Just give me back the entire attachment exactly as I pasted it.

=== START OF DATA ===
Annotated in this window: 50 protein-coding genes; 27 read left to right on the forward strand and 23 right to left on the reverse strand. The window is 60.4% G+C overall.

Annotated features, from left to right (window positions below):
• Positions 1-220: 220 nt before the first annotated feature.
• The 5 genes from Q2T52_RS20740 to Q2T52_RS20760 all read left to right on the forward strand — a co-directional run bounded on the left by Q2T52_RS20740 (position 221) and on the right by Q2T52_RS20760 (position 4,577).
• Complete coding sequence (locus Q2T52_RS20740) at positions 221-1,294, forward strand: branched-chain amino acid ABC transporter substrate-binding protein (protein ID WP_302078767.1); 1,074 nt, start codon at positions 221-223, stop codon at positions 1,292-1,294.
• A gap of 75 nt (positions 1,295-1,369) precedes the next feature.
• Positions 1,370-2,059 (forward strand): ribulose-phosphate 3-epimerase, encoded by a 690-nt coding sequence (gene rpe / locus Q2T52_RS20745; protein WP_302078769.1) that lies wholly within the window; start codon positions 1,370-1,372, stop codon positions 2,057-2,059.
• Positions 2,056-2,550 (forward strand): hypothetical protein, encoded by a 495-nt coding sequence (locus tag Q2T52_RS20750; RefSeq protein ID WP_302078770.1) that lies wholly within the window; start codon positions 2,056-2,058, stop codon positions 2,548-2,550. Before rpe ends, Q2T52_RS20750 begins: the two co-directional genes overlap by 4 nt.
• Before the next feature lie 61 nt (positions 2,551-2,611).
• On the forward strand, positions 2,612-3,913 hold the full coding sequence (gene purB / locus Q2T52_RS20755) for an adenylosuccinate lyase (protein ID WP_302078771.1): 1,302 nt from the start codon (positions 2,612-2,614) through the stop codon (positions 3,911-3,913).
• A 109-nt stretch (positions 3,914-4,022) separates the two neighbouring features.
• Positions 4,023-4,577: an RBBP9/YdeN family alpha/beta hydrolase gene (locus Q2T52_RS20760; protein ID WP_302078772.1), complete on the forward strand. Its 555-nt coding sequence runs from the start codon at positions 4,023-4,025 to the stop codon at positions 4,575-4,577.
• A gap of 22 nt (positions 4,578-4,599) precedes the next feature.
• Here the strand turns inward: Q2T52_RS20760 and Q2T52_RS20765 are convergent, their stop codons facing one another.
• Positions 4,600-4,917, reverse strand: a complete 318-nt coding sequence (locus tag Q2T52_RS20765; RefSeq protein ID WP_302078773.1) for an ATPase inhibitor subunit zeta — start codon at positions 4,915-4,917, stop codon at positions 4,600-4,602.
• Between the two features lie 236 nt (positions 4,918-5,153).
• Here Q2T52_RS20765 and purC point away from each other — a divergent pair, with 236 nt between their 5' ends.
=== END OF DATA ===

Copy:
Annotated in this window: 50 protein-coding genes; 27 read left to right on the forward strand and 23 right to left on the reverse strand. The window is 60.4% G+C overall.

Annotated features, from left to right (window positions below):
• Positions 1-220: 220 nt before the first annotated feature.
• The 5 genes from Q2T52_RS20740 to Q2T52_RS20760 all read left to right on the forward strand — a co-directional run bounded on the left by Q2T52_RS20740 (position 221) and on the right by Q2T52_RS20760 (position 4,577).
• Complete coding sequence (locus Q2T52_RS20740) at positions 221-1,294, forward strand: branched-chain amino acid ABC transporter substrate-binding protein (protein ID WP_302078767.1); 1,074 nt, start codon at positions 221-223, stop codon at positions 1,292-1,294.
• A gap of 75 nt (positions 1,295-1,369) precedes the next feature.
• Positions 1,370-2,059 (forward strand): ribulose-phosphate 3-epimerase, encoded by a 690-nt coding sequence (gene rpe / locus Q2T52_RS20745; protein WP_302078769.1) that lies wholly within the window; start codon positions 1,370-1,372, stop codon positions 2,057-2,059.
• Positions 2,056-2,550 (forward strand): hypothetical protein, encoded by a 495-nt coding sequence (locus tag Q2T52_RS20750; RefSeq protein ID WP_302078770.1) that lies wholly within the window; start codon positions 2,056-2,058, stop codon positions 2,548-2,550. Before rpe ends, Q2T52_RS20750 begins: the two co-directional genes overlap by 4 nt.
• Before the next feature lie 61 nt (positions 2,551-2,611).
• On the forward strand, positions 2,612-3,913 hold the full coding sequence (gene purB / locus Q2T52_RS20755) for an adenylosuccinate lyase (protein ID WP_302078771.1): 1,302 nt from the start codon (positions 2,612-2,614) through the stop codon (positions 3,911-3,913).
• A 109-nt stretch (positions 3,914-4,022) separates the two neighbouring features.
• Positions 4,023-4,577: an RBBP9/YdeN family alpha/beta hydrolase gene (locus Q2T52_RS20760; protein ID WP_302078772.1), complete on the forward strand. Its 555-nt coding sequence runs from the start codon at positions 4,023-4,025 to the stop codon at positions 4,575-4,577.
• A gap of 22 nt (positions 4,578-4,599) precedes the next feature.
• Here the strand turns inward: Q2T52_RS20760 and Q2T52_RS20765 are convergent, their stop codons facing one another.
• Positions 4,600-4,917, reverse strand: a complete 318-nt coding sequence (locus tag Q2T52_RS20765; RefSeq protein ID WP_302078773.1) for an ATPase inhibitor subunit zeta — start codon at positions 4,915-4,917, stop codon at positions 4,600-4,602.
• Between the two features lie 236 nt (positions 4,918-5,153).
• Here Q2T52_RS20765 and purC point away from each other — a divergent pair, with 236 nt between their 5' ends.